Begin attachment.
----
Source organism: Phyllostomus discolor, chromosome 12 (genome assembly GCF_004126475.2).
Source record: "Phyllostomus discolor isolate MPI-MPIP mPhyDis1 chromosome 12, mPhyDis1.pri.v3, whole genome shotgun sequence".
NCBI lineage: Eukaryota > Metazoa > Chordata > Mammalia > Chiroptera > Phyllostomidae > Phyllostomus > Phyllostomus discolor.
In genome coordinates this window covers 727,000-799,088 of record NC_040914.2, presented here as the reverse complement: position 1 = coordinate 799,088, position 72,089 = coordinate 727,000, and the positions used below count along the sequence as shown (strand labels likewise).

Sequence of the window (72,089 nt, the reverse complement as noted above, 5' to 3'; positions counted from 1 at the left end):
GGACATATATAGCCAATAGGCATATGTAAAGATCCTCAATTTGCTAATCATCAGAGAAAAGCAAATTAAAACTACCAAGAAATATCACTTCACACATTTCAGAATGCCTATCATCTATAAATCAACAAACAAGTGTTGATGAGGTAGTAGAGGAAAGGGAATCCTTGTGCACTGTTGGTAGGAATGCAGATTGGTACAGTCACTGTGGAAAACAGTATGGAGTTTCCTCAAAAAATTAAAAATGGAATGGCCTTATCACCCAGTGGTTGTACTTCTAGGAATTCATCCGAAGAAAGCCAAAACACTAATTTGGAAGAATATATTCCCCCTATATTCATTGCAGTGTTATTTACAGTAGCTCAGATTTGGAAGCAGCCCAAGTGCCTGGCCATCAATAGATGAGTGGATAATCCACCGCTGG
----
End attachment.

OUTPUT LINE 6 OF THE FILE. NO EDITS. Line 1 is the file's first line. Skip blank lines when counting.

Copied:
GGACATATATAGCCAATAGGCATATGTAAAGATCCTCAATTTGCTAATCATCAGAGAAAAGCAAATTAAAACTACCAAGAAATATCACTTCACACATTTCAGAATGCCTATCATCTATAAATCAACAAACAAGTGTTGATGAGGTAGTAGAGGAAAGGGAATCCTTGTGCACTGTTGGTAGGAATGCAGATTGGTACAGTCACTGTGGAAAACAGTATGGAGTTTCCTCAAAAAATTAAAAATGGAATGGCCTTATCACCCAGTGGTTGTACTTCTAGGAATTCATCCGAAGAAAGCCAAAACACTAATTTGGAAGAATATATTCCCCCTATATTCATTGCAGTGTTATTTACAGTAGCTCAGATTTGGAAGCAGCCCAAGTGCCTGGCCATCAATAGATGAGTGGATAATCCACCGCTGG